Gregory Campbell‘s season is over after he blocked a rocket off the stick of Evgeni Malkin.
His teammates were grateful but nowhere near surprised Wednesday night that Soupy sacrificed his body on the ice for his team.
What should also be understood about this play is that Campbell blocked a shot during a tie game against the best team in the East during the second period of a conference finals matchup. That alone speaks volumes of the player. But the thing with Campbell is, whether it’s Game 3 of the Eastern Conference finals or Game 3 of the regular season, he’s blocking that shot — or at least doing whatever he can to block that shot — every chance he gets.
“Obviously it was a pretty serious injury, so that’s just the kind of player he is, and it doesn’t surprise me, it doesn’t surprise his teammates, but certainly it shows the character of that player, and that’s why we appreciate having him on our team,” head coach Claude Julien said after the Bruins’ 2-1 double-overtime win.
Campbell is why Bostonians know that losing a fourth liner is just as devastating to a playoff team as losing a first liner. Campbell is also the type of player who can travel in a franchise time machine and fit in with any Bruins team from any era. He’s tough, he’s dependable and he doesn’t think twice when it comes to doing what he’s supposed to do — and that’s to do whatever it takes to put his team in position to succeed. He’s a Bruin — a big, bad Bruin, and players like him are why this franchise continues to succeed.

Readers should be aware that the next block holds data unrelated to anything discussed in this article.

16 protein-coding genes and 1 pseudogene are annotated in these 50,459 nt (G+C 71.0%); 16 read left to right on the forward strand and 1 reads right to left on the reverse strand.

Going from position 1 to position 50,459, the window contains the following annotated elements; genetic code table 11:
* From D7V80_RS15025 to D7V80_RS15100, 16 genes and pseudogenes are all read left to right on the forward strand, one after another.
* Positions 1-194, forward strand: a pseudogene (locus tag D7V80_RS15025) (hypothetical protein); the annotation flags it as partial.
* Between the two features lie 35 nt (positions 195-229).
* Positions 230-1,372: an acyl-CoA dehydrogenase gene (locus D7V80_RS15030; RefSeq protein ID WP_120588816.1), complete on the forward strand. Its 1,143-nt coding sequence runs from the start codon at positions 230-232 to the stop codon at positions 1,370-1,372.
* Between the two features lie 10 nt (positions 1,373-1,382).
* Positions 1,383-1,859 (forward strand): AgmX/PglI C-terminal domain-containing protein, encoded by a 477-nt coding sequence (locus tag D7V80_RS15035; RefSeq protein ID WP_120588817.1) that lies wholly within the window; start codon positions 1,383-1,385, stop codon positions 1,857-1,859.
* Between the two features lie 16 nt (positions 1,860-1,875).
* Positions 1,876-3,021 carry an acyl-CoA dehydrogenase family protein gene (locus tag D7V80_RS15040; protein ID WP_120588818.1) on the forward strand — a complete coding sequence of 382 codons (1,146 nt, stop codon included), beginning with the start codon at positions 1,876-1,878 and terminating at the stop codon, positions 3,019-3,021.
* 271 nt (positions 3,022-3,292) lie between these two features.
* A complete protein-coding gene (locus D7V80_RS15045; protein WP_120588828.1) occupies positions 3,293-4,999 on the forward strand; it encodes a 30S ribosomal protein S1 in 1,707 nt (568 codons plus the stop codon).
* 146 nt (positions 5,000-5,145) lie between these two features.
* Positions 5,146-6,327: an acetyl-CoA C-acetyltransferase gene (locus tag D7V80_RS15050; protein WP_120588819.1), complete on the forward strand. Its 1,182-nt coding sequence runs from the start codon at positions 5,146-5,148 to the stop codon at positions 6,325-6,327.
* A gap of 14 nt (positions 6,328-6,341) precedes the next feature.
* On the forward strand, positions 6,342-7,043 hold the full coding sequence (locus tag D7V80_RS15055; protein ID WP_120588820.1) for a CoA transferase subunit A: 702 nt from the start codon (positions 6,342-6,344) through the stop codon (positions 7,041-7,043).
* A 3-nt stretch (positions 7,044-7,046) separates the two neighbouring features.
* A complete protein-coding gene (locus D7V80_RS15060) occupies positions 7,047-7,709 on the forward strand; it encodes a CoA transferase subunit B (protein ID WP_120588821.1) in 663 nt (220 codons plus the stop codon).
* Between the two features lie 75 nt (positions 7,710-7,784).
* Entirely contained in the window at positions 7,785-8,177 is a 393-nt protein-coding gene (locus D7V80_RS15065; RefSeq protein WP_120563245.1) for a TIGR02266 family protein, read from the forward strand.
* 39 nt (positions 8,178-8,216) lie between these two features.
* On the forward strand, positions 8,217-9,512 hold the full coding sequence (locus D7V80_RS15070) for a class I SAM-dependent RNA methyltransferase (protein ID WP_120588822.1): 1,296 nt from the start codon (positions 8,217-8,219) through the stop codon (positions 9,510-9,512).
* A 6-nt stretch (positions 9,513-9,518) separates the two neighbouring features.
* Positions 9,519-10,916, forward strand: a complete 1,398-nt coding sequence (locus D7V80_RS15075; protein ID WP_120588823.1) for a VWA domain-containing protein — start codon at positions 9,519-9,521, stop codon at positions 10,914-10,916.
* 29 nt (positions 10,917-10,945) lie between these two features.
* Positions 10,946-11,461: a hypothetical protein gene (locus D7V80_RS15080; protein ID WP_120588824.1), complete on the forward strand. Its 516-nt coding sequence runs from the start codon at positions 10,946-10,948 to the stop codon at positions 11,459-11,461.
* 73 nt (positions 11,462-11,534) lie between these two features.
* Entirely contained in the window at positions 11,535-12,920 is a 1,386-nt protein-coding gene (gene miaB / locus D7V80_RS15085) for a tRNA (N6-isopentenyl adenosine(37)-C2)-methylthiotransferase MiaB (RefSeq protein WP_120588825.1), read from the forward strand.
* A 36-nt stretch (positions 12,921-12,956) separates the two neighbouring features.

In 15 postseason games, Campbell has three goals and four helpers — not bad for a Merlot Liner. Two of those tallies were against the mighty Rangers in the Bruins’ decisive Game 5 win over their New York foes — not bad for anyone. But Campbell’s most important stat isn’t his own — it’s the team’s penalty killing percentage, specifically this series, where the B’s have kept the Pens scoreless in 12 power play attempts.
His work doesn’t go unnoticed — just ask arguably the team’s hottest players.
“He did a great job, and we really wanted to play for him,” Brad Marchand said. “He’s always battling. He’s always doing whatever he has to do, and he’s been huge for us this playoffs so far.”
“We’re talking about little things that go a long way,” Patrice Bergeron said. “That’s the way he is. He sacrifices the body always for the team, for the better of the team. We tried to rally behind that and do it for him, because he’s a big part of our team on and off the ice.”
Campbell isn’t the team’s best player, but he isn’t the only guy on the squad who would shatter a leg to keep the opposition off the scoreboard. But he did, and he’d do it again and again. He would not only do it again — he would successfully and painfully hobble around while some of the game’s best players in the world desperately try to get pucks by and through him — and he’d succeed again.
Losing Campbell leaves a huge hole in the B’s PK unit, and it shakes up the Merlots. But what it also does is remind this locker room what it takes to win a Stanley Cup and what it takes to be a successful Big, Bad Bruins team of yore.
This city and its inhabitants have rallied around the “Boston Strong” battle cry for months now, and Campbell, of London, Ontario, is as Boston Strong as they come.
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